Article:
2016 Reading Challenge · book reviews · reviews

Book Review: A Little Life

A Little Life by Hanya Yanagihara

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A Little Life was the first book I chose from my 2016 Reading Challenge, a book recommended by a librarian or bookseller, and what a way to start! I am normally able to get through a novel of this length in a couple of days, depending on what else is going on in my life; I began this on January 11, and didn’t finish until March 22. It isn’t a difficult novel to read in the sense that the prose is complicated or confusing; it was hard for me to get through simply because of the challenging plot. The main character, Jude, is a heartrendingly broken man, and the story of his brokenness was, at times, too much for me.

A Little Life is the story of four college classmates, who move to New York to make their way: JB, an occasionally cruel painter who is trying desperately to make it in the art world; Malcolm, the genius architect; Willem, kind, handsome aspiring actor; and Jude, a brilliant litigator with a tortured past and a disabled body he refuses to acknowledge. As the years go by, each of these men achieves huge success in their fields: Willem becomes a world-famous movie star, JB’s paintings of his friends are shown in galleries all over, and Malcolm is designing buildings on every continent, while Jude is the head of his law firm. Their relationships through the years have deepened and grown, and the men themselves go through addictions, sickness, love and death. Through it all, we see Jude become continue to crack along the lines formed by a horribly traumatic childhood. He is haunted by his past, sure that if he tells the people he loves about what happened to him, they will not only judge him, but turn away or worse. His scars define him, and just when he is healing for real, the universe kicks Jude in the teeth once again.  After years of friendship, Jude and Willem have fallen in love, and are happy together. Jude’s myriad health problems are finally on the mend, after some major surgery, and their life is good. For the first time in his life, Jude is happy. And then BOOM!  Jude’s life is blown to smithereens once again.

“This, he thinks, is his punishment for depending on others: one by one, they will leave him, and he will be alone again, and this time it will be worse because he will remember it had once been better. He has the sense, once again, that his life is moving backward, that it is becoming smaller and smaller, the cement box shrinking around him until he is left with a space so cramped that he must fold himself into a crouch, because if he lies down, the ceiling will lower itself upon him and he will be smothered.” (p 804)

While this novel truly broke my heart, it’s easy to see why it was recommended by so many, and nominated for so many awards. I’d recommend it gladly, as long as you aren’t looking for something to cheer you up.

book reviews · books · mystery · plot twist · reading · reviews · thriller

Book Review: Potboiler

Potboiler by Jesse Kellerman

potboiler Twice this week I’ve read a book in one sitting, and both books came from the same DNA. The first was the newest Alex Delaware book by Jonathan Kellerman; the second was written by his son, Jesse Kellerman.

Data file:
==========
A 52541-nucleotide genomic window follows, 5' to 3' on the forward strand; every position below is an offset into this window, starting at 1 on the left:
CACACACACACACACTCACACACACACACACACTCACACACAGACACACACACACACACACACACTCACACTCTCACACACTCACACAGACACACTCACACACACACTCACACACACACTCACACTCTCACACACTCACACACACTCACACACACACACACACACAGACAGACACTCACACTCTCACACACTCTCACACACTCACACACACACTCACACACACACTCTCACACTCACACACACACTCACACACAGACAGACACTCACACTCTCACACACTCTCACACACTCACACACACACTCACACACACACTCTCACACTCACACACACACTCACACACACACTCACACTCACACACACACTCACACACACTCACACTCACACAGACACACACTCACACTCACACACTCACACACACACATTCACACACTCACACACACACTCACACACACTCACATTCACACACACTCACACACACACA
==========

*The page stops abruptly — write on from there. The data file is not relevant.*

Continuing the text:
This novel, ‘Potboiler,’ is a strange twist on a post-Cold War spy novel, combining the intrigue of conspiracy theory and fancy techno-gadgets with the annoying literary babble of academia.
The story opens with the death of a famous writer, and his long-time friend, our narrator, attending his memorial service. Arthur then discovers that an unfinished, unread manuscript has been left behind, and he takes it. Unable to resist temptation, Arthur edits it a bit, and publishes this as his own; it becomes a bestseller, and he soon discovers lots of things he did not know about his dear departed friend Bill. For example: he’s a spy, and his novels are carefully coded to give instructions to agents around the world. By changing his last book, Arthur has messed things up, and now must either go to work for The Boys, or pay the price.
With character names I can’t spell, let alone pronounce, a fictional communist country divided over the burial place of a hero from their national poem, and lots of root vegetables, I was drawn in by the story, and yet had occasion to laugh. James Bond would never glue his false mustache on upside down; then again, Bond wouldn’t need a false mustache!
I will be looking forward to the next book from Mr. Kellerman, and checking every “beach read” from now on for spy code, just in case.

 

Aurora Teagarden · books · Charlaine Harris · ebooks · Hitchcock · mystery · plot twist · Real Murders · reviews · Sookie Stackhouse

Book Review: Real Murders

Real Murders (Aurora Teagarden, #1)Real Murders by Charlaine Harris
My rating: 5 of 5 stars

After waiting months for a library copy of Real Murders, I finally broke down & bought my own copy for my eReader, and proceeded to finish the novel in one juicy sweep. I do love Charlaine Harris’ books, and now that the Sookie Stackhouse series is almost finished, I’m happy that I have a new-to-me series to jump into. Aurora Teagarden is a delightful heroine, both smart & funny. I’d have appreciated a bit more of a plot twist at the end, but let’s be honest– I’m not expecting Hitchcockian story lines from these books.

All in all, I found Real Murders a real satisfying read.

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